(1) The defendant said that the scooter did not work, as it could not be powered by the engine. Therefore he had left the scooter with a friend. Due to bad weather and a sailing accident the defendant decided to use the scooter at least with muscular power in order to get home, as his friend, who was injured, could not give him a lift. … Mr. Mathias Wartenberg can testify these facts as a witness. … The evaluation of the testimonies is contradictory“

The lawyer takes up the counter narrative that has already been told during the main hearing by the defendant. Thereby the story receives stabilization: obviously the lawyer considers it strong enough to use it[iii]. But she does not only tell the story, she also backs it up with a witness and counters at the same time the testimony given by the police officers, devaluing their narrative account of what became later the leading narrative in the verdict. On the same day the lawyer sends a letter to the client, informing him about the reasons for appeal and noting that she named Mr. Wartenberg as a witness.
Three weeks before the appeal hearing lawyer and client meet. Before the conference the lawyer told me that today the client and she would need to agree on why it was that the engine did not work, if it was either the rain entering the engine or the broken piston ring. As it turns out during the meeting it is – according to the client – the combination of the two. A note in the lawyer’s file reads:

(2) rain + piston ring, water runs inside = silence
The meeting does not only function to produce a coherent narrative, but also to produce a narrative that the client as well as the lawyer understand and can tell. It is notable, that the reason why the scooter did not work had been omitted in the reasons for the appeal. In the protected space of the defense ensemble the story has become stronger, and someone else has been enabled to tell it.

In the appeal hearing the verdict as well as the reasons for appeal are read out at the beginning. Thereby not only are both stories introduced, the one once told by the prosecution and now by the court of the first instance and the counter narrative told by Kai, but also is their controversial status as to what story can claim validity. The one story, told first, is introduced as a fact: “The defendant drove with the scooter on public ground without having issued a liability insurance …”, given as a reason for the verdict, the other one merely as an alternative account.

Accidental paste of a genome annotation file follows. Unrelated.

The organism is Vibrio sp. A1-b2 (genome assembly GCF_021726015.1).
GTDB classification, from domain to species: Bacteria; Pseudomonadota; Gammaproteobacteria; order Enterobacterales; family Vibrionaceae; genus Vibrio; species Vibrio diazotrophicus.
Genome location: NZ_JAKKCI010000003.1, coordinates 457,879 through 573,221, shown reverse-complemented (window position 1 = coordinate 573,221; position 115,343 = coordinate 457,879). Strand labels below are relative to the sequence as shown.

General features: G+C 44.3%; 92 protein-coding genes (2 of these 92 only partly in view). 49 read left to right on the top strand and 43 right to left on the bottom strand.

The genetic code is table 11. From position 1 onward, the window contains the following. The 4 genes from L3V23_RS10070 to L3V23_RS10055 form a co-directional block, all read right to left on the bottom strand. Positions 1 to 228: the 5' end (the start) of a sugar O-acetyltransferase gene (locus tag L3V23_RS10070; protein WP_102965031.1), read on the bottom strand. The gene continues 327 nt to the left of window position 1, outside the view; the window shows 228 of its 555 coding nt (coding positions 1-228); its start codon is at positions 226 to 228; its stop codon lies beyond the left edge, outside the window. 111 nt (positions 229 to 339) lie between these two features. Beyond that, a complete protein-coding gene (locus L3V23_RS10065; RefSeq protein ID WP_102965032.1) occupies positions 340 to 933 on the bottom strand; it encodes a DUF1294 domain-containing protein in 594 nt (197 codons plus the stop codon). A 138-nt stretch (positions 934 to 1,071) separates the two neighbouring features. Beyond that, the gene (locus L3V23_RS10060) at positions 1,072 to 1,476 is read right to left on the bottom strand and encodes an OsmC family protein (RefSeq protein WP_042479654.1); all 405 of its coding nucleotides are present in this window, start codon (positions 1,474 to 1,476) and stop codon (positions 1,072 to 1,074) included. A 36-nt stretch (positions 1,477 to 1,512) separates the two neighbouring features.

However, although introduced with differing status and stability, by means of the appeal hearing the entire process of taking evidence has to be repeated. The narrative in the verdict, functioning as a premise, has to be opened up again and becomes subject of contestation. Before the taking of evidence the defendant is asked if he wants to say something about the case. Yes, he does. He gives the following statement.

(3) I went sailing with a friend, got into a storm, we had an accident, my friend was slightly injured, driving home to friend’s place, I took the scooter in order to get home. I had brought the scooter to the friend two weeks earlier, it worked at first, I tried to use it, but the rain finished it off.

Kai Kuhnau retells the story he told in the first instance and his lawyer told in the reasons for appeal. Hence he repeats and therewith stabilizes the story. After this narrative account of what-happened, the judge, and later the prosecutor ask several questions. As central emerges the question why the engine did not work. We know the answer from the lawyer’s notes: rain plus piston ring means silence.
What the defense ensemble, and I, did expect was that this story would have to win against the story by the two police officers who encountered Kai on the scooter. Frankly that seemed quite unlikely. But the hearing shall develop very differently. The first witness, police officer Krause, is asked about that day and ultimately if he heard the engine running. No, he says.